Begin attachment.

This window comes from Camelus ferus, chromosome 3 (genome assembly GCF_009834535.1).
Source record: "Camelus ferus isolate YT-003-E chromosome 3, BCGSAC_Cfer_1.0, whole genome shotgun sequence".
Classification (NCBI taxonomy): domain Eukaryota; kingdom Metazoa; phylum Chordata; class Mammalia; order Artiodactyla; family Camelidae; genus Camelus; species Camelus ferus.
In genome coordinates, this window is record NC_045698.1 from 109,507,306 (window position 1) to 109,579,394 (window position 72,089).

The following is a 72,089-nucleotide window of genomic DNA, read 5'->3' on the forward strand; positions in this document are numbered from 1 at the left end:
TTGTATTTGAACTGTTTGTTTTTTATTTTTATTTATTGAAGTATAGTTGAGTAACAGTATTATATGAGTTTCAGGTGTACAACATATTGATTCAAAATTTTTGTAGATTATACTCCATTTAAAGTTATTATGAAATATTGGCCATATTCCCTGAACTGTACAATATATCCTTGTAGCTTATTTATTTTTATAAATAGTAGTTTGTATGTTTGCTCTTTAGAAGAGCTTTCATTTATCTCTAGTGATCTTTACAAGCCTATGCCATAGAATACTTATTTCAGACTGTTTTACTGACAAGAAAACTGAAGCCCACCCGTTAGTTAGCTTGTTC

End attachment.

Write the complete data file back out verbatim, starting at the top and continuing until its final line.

This window comes from Camelus ferus, chromosome 3 (genome assembly GCF_009834535.1).
Source record: "Camelus ferus isolate YT-003-E chromosome 3, BCGSAC_Cfer_1.0, whole genome shotgun sequence".
Classification (NCBI taxonomy): domain Eukaryota; kingdom Metazoa; phylum Chordata; class Mammalia; order Artiodactyla; family Camelidae; genus Camelus; species Camelus ferus.
In genome coordinates, this window is record NC_045698.1 from 109,507,306 (window position 1) to 109,579,394 (window position 72,089).

The following is a 72,089-nucleotide window of genomic DNA, read 5'->3' on the forward strand; positions in this document are numbered from 1 at the left end:
TTGTATTTGAACTGTTTGTTTTTTATTTTTATTTATTGAAGTATAGTTGAGTAACAGTATTATATGAGTTTCAGGTGTACAACATATTGATTCAAAATTTTTGTAGATTATACTCCATTTAAAGTTATTATGAAATATTGGCCATATTCCCTGAACTGTACAATATATCCTTGTAGCTTATTTATTTTTATAAATAGTAGTTTGTATGTTTGCTCTTTAGAAGAGCTTTCATTTATCTCTAGTGATCTTTACAAGCCTATGCCATAGAATACTTATTTCAGACTGTTTTACTGACAAGAAAACTGAAGCCCACCCGTTAGTTAGCTTGTTC